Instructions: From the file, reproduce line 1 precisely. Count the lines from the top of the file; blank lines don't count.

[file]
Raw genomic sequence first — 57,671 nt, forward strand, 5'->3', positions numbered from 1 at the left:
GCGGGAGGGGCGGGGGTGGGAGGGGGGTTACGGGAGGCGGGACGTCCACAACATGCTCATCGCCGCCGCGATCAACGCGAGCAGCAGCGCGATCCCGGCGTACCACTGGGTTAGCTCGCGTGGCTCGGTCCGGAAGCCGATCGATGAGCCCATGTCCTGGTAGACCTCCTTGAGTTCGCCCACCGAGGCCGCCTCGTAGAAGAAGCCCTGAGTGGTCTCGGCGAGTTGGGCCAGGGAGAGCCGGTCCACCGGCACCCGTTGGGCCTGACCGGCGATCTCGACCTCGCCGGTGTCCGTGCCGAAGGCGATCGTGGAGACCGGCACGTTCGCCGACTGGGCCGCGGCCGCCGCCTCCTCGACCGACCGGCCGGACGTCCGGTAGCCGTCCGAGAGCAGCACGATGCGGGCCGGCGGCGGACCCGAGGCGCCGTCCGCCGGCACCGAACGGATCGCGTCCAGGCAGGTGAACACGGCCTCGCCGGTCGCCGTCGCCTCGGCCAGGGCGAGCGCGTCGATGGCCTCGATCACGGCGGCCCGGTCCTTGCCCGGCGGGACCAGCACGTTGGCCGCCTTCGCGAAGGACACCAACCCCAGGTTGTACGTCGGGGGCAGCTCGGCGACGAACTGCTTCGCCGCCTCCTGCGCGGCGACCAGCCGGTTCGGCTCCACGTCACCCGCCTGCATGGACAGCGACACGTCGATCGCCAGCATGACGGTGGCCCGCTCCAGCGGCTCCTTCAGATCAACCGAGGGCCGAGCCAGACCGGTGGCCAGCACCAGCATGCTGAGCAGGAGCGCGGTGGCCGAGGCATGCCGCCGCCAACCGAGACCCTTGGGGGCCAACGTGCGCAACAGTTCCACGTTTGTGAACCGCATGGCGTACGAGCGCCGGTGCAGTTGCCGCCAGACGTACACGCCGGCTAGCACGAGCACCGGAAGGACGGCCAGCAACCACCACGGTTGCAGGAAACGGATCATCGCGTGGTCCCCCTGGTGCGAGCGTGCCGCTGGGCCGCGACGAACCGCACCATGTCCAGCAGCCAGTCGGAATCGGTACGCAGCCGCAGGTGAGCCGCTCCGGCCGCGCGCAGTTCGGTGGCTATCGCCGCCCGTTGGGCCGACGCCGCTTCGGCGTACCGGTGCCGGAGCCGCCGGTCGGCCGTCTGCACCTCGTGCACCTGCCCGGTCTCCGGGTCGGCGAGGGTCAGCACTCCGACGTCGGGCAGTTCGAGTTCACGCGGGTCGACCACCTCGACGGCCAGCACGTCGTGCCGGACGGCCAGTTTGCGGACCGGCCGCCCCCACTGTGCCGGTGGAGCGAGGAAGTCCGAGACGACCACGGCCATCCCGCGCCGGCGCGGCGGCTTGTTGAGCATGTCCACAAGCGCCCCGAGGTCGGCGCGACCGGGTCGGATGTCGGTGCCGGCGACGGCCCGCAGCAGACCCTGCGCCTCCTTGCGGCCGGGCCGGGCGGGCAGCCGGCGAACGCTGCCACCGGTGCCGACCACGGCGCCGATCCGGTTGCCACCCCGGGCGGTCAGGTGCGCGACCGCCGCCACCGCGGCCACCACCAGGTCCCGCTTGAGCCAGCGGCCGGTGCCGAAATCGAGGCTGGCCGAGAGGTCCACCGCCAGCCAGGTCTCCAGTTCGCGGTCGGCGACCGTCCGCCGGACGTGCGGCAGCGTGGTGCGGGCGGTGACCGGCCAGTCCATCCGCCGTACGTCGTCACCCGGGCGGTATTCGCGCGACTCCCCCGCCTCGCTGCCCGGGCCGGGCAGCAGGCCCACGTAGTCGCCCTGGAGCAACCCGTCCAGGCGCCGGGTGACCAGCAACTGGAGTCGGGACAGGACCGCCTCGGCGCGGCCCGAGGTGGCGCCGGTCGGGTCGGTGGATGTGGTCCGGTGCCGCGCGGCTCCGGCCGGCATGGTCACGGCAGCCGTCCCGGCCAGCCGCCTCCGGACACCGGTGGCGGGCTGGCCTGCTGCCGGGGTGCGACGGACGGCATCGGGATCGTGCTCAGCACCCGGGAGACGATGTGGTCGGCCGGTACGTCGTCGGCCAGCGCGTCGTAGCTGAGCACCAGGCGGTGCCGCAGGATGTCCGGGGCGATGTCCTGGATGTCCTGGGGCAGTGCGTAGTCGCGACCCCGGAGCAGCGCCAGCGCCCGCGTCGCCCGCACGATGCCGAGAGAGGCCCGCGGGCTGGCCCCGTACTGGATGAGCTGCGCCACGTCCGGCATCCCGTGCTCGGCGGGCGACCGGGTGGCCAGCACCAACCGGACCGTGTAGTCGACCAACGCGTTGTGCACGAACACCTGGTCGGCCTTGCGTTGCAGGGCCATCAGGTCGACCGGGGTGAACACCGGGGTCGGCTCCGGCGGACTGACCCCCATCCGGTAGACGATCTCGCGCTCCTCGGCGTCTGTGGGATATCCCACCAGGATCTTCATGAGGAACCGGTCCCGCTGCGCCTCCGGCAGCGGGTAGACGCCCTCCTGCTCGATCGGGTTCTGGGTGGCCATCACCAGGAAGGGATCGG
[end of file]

Raw genomic sequence first — 57,671 nt, forward strand, 5'->3', positions numbered from 1 at the left: